Twice in as many weeks, I’ve been startled by something big crashing through the thick reeds that grow on the bank of Sidney Creek. Jumping directly to the apocalyptic, I thought — bear.
There are bears here, black bears, although so appropriate to the environment they are seldom seen. I once found a black bear in a ditch beside a nearby road, likely roadkill. And I’ve been told black bears have been seen on the shore behind our house. It’s hard to imagine a bear so bold.
It wasn’t a bear but a deer. In both cases, young bucks. Startled by my presence, they bolted, making a ruckus as they leaped through the water and the reeds. In one case, the buck paused to look through the reeds, curious about what sort of threat I might be. Only a slight motion and a shadow gave away his position. I had time only for a snapshot.
The risk to any animal well adapted to its environment is a rapid change to the environment itself. The world is now changing more rapidly than it has in millions of years, largely the result of our compulsive meddling, and all the creatures that live in it are at risk, even ourselves.
There is a downside to intelligence without wisdom.
They have been collecting the dead here for almost 270 years, before the colonies became a country, before the country was shattered by war. The dead in St. Peter’s graveyard were safeguarded even as civil war raged above them, as artillery riddled houses, cavalry charged through the streets, and the church burned down to the ground to meet them.
St. Peter’s has been holding the dead for a long time. There are three Revolutionary soldiers, 17 Confederate dead, and far too many children.
Massive trees have grown to shadow the graves — magnolia, oak, cypress, dogwood, birch, even a Ginkgo. Palmetto palms surround the graves like bayonets planted in the ground. And sunlight flows like water, ebbing and flooding among the headstones.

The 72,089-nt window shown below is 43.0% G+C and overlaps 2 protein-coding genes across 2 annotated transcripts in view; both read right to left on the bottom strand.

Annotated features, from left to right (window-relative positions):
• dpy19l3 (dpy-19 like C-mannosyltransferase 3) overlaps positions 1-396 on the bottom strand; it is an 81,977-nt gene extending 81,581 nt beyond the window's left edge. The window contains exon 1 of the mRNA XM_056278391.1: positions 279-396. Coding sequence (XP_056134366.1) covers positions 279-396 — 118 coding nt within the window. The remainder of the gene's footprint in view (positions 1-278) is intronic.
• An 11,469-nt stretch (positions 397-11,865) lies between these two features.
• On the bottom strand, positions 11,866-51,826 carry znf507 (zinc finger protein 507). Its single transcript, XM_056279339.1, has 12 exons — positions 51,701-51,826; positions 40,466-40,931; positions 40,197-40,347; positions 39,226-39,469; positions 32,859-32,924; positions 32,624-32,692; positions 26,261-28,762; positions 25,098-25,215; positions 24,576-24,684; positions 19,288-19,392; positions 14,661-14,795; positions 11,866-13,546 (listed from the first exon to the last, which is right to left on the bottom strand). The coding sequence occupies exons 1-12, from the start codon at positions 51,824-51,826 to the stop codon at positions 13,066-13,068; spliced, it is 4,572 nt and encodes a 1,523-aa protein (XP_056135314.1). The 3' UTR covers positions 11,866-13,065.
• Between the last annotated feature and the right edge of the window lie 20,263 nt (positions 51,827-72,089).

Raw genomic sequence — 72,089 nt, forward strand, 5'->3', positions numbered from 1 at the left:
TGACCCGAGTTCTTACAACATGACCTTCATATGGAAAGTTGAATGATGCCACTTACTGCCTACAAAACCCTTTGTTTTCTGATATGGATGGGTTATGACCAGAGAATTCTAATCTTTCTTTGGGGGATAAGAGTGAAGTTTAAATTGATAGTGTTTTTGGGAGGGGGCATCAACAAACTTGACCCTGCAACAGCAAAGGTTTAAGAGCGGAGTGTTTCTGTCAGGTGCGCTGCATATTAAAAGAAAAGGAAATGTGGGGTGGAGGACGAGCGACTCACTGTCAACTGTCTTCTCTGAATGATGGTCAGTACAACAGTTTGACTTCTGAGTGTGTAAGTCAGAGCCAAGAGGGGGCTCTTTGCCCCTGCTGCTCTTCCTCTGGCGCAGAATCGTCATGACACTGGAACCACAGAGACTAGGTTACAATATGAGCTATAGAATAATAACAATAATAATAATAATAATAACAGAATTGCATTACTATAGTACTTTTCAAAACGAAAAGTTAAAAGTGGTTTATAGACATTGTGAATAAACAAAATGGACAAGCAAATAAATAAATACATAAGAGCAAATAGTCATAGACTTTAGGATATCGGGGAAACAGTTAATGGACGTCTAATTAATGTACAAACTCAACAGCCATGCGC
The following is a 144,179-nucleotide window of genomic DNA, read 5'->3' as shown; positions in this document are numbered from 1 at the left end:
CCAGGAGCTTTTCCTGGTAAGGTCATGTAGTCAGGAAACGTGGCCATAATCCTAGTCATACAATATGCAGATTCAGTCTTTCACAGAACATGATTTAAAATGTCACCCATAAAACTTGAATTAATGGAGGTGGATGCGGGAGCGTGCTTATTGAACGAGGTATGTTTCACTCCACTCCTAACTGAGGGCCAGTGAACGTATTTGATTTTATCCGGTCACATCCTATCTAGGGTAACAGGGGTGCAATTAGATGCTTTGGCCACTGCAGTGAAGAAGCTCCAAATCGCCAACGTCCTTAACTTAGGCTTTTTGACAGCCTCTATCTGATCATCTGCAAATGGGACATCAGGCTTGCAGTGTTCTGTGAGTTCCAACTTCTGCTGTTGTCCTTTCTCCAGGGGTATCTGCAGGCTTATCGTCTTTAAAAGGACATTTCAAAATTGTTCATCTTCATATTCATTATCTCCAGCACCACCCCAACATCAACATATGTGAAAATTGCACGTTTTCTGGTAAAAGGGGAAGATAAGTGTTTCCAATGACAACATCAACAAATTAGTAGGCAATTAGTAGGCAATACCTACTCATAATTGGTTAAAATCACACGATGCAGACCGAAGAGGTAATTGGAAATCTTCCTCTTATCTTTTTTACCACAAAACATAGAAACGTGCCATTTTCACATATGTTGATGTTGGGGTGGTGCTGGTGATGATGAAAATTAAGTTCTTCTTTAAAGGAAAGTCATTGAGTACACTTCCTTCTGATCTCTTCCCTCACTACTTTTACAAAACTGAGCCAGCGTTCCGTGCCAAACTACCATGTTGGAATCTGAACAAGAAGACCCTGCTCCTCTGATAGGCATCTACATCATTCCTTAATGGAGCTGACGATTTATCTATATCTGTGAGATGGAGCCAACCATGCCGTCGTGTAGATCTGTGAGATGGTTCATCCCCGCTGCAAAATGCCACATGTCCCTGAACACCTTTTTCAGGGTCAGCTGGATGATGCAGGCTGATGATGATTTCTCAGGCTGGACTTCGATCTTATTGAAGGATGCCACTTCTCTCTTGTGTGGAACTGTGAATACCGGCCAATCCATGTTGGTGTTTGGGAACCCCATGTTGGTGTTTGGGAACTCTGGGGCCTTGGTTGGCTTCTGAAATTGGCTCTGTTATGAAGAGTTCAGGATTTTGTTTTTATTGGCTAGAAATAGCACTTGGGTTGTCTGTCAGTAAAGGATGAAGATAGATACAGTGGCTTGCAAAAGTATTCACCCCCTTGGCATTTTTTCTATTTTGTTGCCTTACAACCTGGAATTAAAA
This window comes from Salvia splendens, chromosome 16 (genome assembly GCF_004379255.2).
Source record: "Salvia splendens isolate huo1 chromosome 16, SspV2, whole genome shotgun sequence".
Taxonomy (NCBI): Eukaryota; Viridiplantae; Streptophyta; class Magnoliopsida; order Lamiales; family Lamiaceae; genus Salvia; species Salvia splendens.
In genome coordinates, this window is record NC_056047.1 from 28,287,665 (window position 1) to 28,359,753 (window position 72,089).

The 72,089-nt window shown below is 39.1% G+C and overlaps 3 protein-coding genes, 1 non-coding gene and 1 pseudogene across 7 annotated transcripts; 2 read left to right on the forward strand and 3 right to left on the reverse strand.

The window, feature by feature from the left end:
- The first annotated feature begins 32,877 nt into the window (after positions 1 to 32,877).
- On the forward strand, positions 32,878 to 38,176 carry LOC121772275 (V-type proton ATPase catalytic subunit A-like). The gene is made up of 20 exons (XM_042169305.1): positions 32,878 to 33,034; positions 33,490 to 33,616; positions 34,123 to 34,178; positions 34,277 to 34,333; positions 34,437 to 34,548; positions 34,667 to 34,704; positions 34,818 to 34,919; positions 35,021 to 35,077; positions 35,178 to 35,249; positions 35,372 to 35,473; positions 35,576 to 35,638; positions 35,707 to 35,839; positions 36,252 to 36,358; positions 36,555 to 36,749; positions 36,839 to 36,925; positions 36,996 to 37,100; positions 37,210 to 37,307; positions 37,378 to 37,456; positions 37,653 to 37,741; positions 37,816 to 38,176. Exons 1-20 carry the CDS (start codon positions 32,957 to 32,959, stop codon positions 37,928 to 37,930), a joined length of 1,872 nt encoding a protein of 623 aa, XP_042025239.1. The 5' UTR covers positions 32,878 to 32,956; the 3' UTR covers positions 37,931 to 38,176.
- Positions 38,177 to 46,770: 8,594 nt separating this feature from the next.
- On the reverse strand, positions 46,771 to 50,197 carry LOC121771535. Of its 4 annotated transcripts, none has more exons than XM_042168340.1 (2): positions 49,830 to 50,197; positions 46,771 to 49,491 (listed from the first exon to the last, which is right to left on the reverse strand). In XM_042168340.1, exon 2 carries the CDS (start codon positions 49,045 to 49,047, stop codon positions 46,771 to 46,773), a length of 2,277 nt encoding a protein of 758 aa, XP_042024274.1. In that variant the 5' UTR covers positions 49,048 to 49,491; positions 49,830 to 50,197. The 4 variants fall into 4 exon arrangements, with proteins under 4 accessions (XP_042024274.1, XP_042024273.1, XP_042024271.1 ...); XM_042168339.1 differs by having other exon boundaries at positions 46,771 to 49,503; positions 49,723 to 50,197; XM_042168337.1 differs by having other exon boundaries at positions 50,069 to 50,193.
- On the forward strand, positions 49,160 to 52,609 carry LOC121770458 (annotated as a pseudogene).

In the shadow of a massive magnolia tree lies the grave of Colonel James Bonner. He named the town Washington after his friend and fellow soldier, George Washington. Beneath a cypress tree, Thankful O’Cain and her babies are buried. Nearby the relatives of film director Cecil B. DeMille are encrypted, waiting for the resurrection that was promised.
In 1890 they stopped burying the dead in St. Peter’s. Townsfolk were concerned the dead would contaminate their well water.
After the storms, wreckage accumulates not only ashore but on the water, on the rivers and sands, the bays and wetlands of North Carolina. The Coast Guard removes the most harmful materials, the oil and fuel, but the wreckage is the responsibility of local governments, often the poorest counties in the state.
An abandoned sloop on Chocowinity Bay.
So the derelict hulls remain, rotting slowly. Steel and fiberglass take a long time to rot. The wreckage remains for years, sinking slowly into the muck, the earth rising to meet it, dark water lapping in dark places.
There’s something especially tragic about the wreckage of a boat, more than an old house or a collapsing barn. The boat is utterly abandoned, cast out of its element, exiled from the sea and discarded on the shore.
Someone once slept inside that hull, like a mollusk in its shell, rocked by waves, and dreamed of distant places beyond the curve of the horizon.
Boats weren’t made to be motionless.
Aground on the banks of the Pamlico River near Washington, North Carolina, after Hurricane Dorian.